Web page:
Thankfully there has been push back, but the fundamental narrative must still be challenged. The US is textbook example of neoliberal, corporate capitalism run amok. Most taxes go for a bloated military that slaughters the poor in other countries and protects the interests of the wealthy. But there is entrenched illiteracy in the culture when it comes to this rather odious reality. The military is still adored in most precincts of society, from sports to education to religion. To criticize its’ size or the money ($716 bn) it receives is considered heresy in both ruling political parties. This might explain the impunity an increasingly militarized police force has when they crackdown on dissent or terrorize communities of colour. And there is little to no mainstream public discourse that addresses any of it.

It is the American mind that needs to be deprogrammed of this narrative for there to be any meaningful change. A mind rife with fallacies and delusions about its greatness. An attitude that ignores the reality of its dire condition and instead embraces national myths and fantasies. As long as the issue of class continues to be ignored or talked about in terms that obscure its role in political agency desperate people will look to authoritarian answers and despots that soothe their base fears and prejudices. The gap between the extremely wealthy and the rest will grow ever wider as the ecology and living standards degrade. Neglect in an age of biospheric crisis will become even more normalized. Civil rights and liberties will continue to be weakened and chipped away. As long as capitalism remains sacrosanct and considered irreproachable, the descent toward full blown fascism will eventually turn into a free fall.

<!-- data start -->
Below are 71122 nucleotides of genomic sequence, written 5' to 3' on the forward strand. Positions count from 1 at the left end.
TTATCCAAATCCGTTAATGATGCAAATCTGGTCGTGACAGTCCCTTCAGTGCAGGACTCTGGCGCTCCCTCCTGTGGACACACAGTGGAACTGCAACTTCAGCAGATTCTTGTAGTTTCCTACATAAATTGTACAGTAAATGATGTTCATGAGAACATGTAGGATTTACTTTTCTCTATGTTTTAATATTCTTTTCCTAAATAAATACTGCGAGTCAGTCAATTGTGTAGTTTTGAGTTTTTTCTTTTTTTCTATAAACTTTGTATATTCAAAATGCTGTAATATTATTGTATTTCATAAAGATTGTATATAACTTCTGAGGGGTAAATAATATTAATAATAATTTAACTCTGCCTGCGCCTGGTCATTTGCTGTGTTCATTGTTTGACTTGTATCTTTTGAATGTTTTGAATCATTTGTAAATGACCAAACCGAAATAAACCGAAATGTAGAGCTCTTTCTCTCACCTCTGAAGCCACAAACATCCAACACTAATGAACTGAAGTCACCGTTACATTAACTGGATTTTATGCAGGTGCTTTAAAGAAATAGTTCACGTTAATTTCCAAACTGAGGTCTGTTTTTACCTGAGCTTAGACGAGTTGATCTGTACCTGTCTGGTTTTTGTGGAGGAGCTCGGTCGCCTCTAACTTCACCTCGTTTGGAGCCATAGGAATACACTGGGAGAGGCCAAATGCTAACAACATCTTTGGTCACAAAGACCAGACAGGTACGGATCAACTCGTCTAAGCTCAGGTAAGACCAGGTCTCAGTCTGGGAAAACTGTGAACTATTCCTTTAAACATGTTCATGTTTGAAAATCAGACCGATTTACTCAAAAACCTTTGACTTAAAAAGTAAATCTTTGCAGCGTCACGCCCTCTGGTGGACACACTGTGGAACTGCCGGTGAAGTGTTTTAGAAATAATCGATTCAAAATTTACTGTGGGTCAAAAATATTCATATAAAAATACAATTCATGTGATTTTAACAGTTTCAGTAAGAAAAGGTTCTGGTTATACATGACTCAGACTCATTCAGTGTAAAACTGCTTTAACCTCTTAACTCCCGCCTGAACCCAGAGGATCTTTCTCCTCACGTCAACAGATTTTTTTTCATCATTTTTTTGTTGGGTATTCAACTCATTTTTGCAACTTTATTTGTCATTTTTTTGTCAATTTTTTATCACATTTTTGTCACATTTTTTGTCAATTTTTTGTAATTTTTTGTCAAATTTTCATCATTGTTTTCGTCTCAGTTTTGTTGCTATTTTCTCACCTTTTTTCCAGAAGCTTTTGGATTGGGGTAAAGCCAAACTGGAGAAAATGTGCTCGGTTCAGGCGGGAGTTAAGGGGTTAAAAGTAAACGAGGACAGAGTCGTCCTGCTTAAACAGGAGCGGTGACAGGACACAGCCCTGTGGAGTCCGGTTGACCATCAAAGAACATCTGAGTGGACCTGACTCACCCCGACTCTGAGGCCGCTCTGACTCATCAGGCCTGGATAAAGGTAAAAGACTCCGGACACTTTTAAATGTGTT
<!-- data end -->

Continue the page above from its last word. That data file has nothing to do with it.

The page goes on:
Kenn Orphan  November 2018

The Same Boat